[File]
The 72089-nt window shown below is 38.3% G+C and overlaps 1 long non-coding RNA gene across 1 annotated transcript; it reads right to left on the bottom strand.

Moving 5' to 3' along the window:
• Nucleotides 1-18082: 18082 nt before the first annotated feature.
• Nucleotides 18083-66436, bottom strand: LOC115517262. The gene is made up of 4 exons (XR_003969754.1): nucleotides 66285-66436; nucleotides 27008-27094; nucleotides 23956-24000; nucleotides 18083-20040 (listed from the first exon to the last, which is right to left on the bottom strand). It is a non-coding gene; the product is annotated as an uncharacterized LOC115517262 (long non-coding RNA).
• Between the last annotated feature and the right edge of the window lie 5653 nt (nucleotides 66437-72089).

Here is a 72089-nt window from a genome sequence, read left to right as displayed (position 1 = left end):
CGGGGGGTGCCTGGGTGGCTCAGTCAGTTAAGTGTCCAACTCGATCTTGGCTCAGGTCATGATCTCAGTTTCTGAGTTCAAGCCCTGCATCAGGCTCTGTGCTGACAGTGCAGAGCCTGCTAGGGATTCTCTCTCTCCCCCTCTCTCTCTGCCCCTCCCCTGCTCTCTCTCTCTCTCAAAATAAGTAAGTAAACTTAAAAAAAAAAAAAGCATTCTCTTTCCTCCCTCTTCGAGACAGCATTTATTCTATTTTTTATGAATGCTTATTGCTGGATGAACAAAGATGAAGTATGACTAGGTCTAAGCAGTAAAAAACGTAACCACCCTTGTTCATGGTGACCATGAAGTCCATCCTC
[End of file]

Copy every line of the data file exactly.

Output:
The 72089-nt window shown below is 38.3% G+C and overlaps 1 long non-coding RNA gene across 1 annotated transcript; it reads right to left on the bottom strand.

Moving 5' to 3' along the window:
• Nucleotides 1-18082: 18082 nt before the first annotated feature.
• Nucleotides 18083-66436, bottom strand: LOC115517262. The gene is made up of 4 exons (XR_003969754.1): nucleotides 66285-66436; nucleotides 27008-27094; nucleotides 23956-24000; nucleotides 18083-20040 (listed from the first exon to the last, which is right to left on the bottom strand). It is a non-coding gene; the product is annotated as an uncharacterized LOC115517262 (long non-coding RNA).
• Between the last annotated feature and the right edge of the window lie 5653 nt (nucleotides 66437-72089).

Here is a 72089-nt window from a genome sequence, read left to right as displayed (position 1 = left end):
CGGGGGGTGCCTGGGTGGCTCAGTCAGTTAAGTGTCCAACTCGATCTTGGCTCAGGTCATGATCTCAGTTTCTGAGTTCAAGCCCTGCATCAGGCTCTGTGCTGACAGTGCAGAGCCTGCTAGGGATTCTCTCTCTCCCCCTCTCTCTCTGCCCCTCCCCTGCTCTCTCTCTCTCTCAAAATAAGTAAGTAAACTTAAAAAAAAAAAAAGCATTCTCTTTCCTCCCTCTTCGAGACAGCATTTATTCTATTTTTTATGAATGCTTATTGCTGGATGAACAAAGATGAAGTATGACTAGGTCTAAGCAGTAAAAAACGTAACCACCCTTGTTCATGGTGACCATGAAGTCCATCCTC